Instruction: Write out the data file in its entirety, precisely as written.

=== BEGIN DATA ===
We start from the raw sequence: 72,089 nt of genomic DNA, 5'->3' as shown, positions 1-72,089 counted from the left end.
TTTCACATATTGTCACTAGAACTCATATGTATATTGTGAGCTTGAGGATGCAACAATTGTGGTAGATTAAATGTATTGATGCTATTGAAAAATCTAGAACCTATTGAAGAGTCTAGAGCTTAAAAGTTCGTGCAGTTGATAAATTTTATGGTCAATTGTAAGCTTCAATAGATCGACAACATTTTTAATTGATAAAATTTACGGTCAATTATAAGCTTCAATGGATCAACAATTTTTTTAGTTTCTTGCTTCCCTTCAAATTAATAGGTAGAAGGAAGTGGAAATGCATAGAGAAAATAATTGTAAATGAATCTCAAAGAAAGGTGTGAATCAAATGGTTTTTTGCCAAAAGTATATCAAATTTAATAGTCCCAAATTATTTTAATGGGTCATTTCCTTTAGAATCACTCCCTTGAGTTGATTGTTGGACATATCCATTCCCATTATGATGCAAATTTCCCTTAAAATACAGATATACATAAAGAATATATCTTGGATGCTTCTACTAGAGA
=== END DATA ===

We start from the raw sequence: 72,089 nt of genomic DNA, 5'->3' as shown, positions 1-72,089 counted from the left end.
TTTCACATATTGTCACTAGAACTCATATGTATATTGTGAGCTTGAGGATGCAACAATTGTGGTAGATTAAATGTATTGATGCTATTGAAAAATCTAGAACCTATTGAAGAGTCTAGAGCTTAAAAGTTCGTGCAGTTGATAAATTTTATGGTCAATTGTAAGCTTCAATAGATCGACAACATTTTTAATTGATAAAATTTACGGTCAATTATAAGCTTCAATGGATCAACAATTTTTTTAGTTTCTTGCTTCCCTTCAAATTAATAGGTAGAAGGAAGTGGAAATGCATAGAGAAAATAATTGTAAATGAATCTCAAAGAAAGGTGTGAATCAAATGGTTTTTTGCCAAAAGTATATCAAATTTAATAGTCCCAAATTATTTTAATGGGTCATTTCCTTTAGAATCACTCCCTTGAGTTGATTGTTGGACATATCCATTCCCATTATGATGCAAATTTCCCTTAAAATACAGATATACATAAAGAATATATCTTGGATGCTTCTACTAGAGA